Gold’s dramatic nose dive the other week – the biggest since June 2006 – did nothing to dissuade punters from their prediction that the market value of the volatile, precious metal is on an upward trajectory and will continue to rise…and rise. Some believe soaring to an outrageous $US3000 an ounce.
Commodity Warrants Australia’s (CWA) managing director, Peter McGuire believes that by 2020 it is quite conceivable that gold will hit $US2000 to $US2500 an ounce.
Historically the gold market runs counter-cyclical to the stock market; if stock markets and bond rates are falling, traditionally the commodities market takes off and McGuire sees stock indices going through a similar sideways movement to commodities prices between 1989 and 2000.
In 1999 the price of gold hit a 20 year low of $US252 off the back of the NASDAQ boom and at the other end of the spectrum, a previous high of $US850 in 1980.
McGuire calculates that based on inflation adjusted figures in today’s dollars that high in 1980 would now be between $US2400 and $US2500.
“We are well off that,” he declares, concluding; “so we are only 40% through the leg of this particular bull market”.
Gold’s enduring appeal harks back to the ancient Egyptians; it has played a role in shaping world history for thousands of years. But despite its revered status and romanticised image, its value as an investment has waxed and waned.
In India, the largest gold buying country in the world, its popularity as a dowry inclusion has long led to a peak in buying during the wedding season, from November to mid-December. “About 15 to 20 million Indians get married a year and the dowry is a big part of the ceremony,” says McGuire. A booming middle class in India is a significant factor driving increased demand for the metal.
Currently gold holds a particular allure given fears of inflation, the inherent risks in the financial market and the falling value of the US dollar. Investors are seeking out safe havens far away from a volatile equities market.
Angus Geddes, chief executive of Fat Prophets doesn’t believe that gold is in a long-term bull market, however he does anticipate a rising gold price over the medium term – which he defines as six months to three years.
Geddes tips periodic corrections but foresees gold easily attaining between $US2000 and $US3000 an ounce in the next three to five years.
He cites three main drivers: the fear of inflation (precious metals usually perform well during inflationary periods), Central Banks printing too much money (flooding the world with liquidity which causes inflation) and the instability within the financial sector (just last week Bear Stearns was taken over by JPMorgan).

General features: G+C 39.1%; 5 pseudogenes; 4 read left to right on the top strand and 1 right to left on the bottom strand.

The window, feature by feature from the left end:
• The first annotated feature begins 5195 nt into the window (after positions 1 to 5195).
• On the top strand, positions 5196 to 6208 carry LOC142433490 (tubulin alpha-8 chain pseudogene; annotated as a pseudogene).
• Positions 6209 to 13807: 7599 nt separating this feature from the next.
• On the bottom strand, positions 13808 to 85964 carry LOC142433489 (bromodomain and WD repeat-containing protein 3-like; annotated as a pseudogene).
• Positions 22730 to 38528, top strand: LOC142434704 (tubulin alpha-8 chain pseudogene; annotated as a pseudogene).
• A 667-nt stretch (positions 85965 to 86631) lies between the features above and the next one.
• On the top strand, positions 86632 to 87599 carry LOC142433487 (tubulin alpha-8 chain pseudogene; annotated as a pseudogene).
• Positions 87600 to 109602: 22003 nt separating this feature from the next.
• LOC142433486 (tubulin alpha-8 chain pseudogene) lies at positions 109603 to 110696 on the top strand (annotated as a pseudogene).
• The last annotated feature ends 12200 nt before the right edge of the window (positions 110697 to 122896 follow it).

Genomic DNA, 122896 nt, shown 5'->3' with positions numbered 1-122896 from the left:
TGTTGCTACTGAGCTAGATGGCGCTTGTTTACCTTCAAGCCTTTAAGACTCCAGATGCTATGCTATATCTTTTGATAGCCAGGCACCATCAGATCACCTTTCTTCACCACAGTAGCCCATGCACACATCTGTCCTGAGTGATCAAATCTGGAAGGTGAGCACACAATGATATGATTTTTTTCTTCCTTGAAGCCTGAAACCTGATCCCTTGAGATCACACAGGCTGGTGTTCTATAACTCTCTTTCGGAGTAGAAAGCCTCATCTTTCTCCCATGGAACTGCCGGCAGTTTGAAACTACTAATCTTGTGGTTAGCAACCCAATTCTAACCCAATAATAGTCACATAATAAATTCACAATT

Instability within the financial sector, the worst in 20 to 30 years, is beneficial to gold because it is an unencumbered asset. Geddes reckons gold could come back into vogue as a popular asset class for fund managers around the world. “They are now looking at gold as a legitimate investment to have in their portfolios,” he says.
Gold was once traded primarily as a hedge against inflation, but today it’s more to do with a “flight to quality”, says Oliver Stevens, head of dealing at IG Markets. He doesn’t believe that the price of gold is strongly influenced by factors of supply and demand at the moment.
“It’s not gold per se that people want,” he says. “Much like the price of crude oil, it’s other factors in the market that’s forcing up the price of gold,” he believes.
“The price of crude is decoupled from the whole supply and demand equation because all the indications are that there is plenty of crude oil.
“It’s going up because people are buying it as the US dollar continues to fall.” Ditto the price of gold, says Stevens.
“That makes it very risky for clients because if these positions start unwinding we could see $US100 fall in a matter of a day or two,” he warns.
Having said that, Stevens agrees that the gold price is in a long-term bull run but stops short of putting a figure or a projected time frame on its climb.
So how do investors get on board the precious metal? While in the past, most investors were restricted to just buying gold miners or stocks exposed to the underlying physical metal, today you can trade the physical gold price via contracts for difference (CFDs) or warrants, taking out short or longer-term bets depending upon your viewpoint.
“We’re seeing a great increase in people trading all precious metals because they have access to them through CFDs and other products and the net makes it all so much more accessible,” notes Stevens.